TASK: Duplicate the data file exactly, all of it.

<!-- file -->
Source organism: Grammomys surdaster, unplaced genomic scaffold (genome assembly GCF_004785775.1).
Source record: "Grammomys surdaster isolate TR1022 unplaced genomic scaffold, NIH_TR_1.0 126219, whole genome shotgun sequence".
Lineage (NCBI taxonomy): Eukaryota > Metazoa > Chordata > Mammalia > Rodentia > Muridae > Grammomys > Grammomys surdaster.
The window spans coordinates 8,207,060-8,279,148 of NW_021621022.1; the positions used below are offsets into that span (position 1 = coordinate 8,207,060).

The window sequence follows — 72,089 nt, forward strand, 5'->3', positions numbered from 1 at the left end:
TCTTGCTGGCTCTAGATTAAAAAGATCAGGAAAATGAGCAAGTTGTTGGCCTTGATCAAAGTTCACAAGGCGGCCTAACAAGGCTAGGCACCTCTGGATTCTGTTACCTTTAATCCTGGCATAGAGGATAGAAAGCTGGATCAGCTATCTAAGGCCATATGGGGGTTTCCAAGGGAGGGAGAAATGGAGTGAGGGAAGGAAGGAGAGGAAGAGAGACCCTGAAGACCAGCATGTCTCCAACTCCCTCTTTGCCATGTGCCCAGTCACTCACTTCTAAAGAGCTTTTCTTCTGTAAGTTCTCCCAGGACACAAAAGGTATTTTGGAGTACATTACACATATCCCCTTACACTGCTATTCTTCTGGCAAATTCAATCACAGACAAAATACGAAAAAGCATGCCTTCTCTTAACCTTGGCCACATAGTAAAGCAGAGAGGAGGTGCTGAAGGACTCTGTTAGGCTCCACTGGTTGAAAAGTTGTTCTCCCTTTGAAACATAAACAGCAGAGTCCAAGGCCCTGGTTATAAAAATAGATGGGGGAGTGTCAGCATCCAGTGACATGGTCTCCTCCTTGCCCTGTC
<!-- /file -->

Source organism: Grammomys surdaster, unplaced genomic scaffold (genome assembly GCF_004785775.1).
Source record: "Grammomys surdaster isolate TR1022 unplaced genomic scaffold, NIH_TR_1.0 126219, whole genome shotgun sequence".
Lineage (NCBI taxonomy): Eukaryota > Metazoa > Chordata > Mammalia > Rodentia > Muridae > Grammomys > Grammomys surdaster.
The window spans coordinates 8,207,060-8,279,148 of NW_021621022.1; the positions used below are offsets into that span (position 1 = coordinate 8,207,060).

The window sequence follows — 72,089 nt, forward strand, 5'->3', positions numbered from 1 at the left end:
TCTTGCTGGCTCTAGATTAAAAAGATCAGGAAAATGAGCAAGTTGTTGGCCTTGATCAAAGTTCACAAGGCGGCCTAACAAGGCTAGGCACCTCTGGATTCTGTTACCTTTAATCCTGGCATAGAGGATAGAAAGCTGGATCAGCTATCTAAGGCCATATGGGGGTTTCCAAGGGAGGGAGAAATGGAGTGAGGGAAGGAAGGAGAGGAAGAGAGACCCTGAAGACCAGCATGTCTCCAACTCCCTCTTTGCCATGTGCCCAGTCACTCACTTCTAAAGAGCTTTTCTTCTGTAAGTTCTCCCAGGACACAAAAGGTATTTTGGAGTACATTACACATATCCCCTTACACTGCTATTCTTCTGGCAAATTCAATCACAGACAAAATACGAAAAAGCATGCCTTCTCTTAACCTTGGCCACATAGTAAAGCAGAGAGGAGGTGCTGAAGGACTCTGTTAGGCTCCACTGGTTGAAAAGTTGTTCTCCCTTTGAAACATAAACAGCAGAGTCCAAGGCCCTGGTTATAAAAATAGATGGGGGAGTGTCAGCATCCAGTGACATGGTCTCCTCCTTGCCCTGTC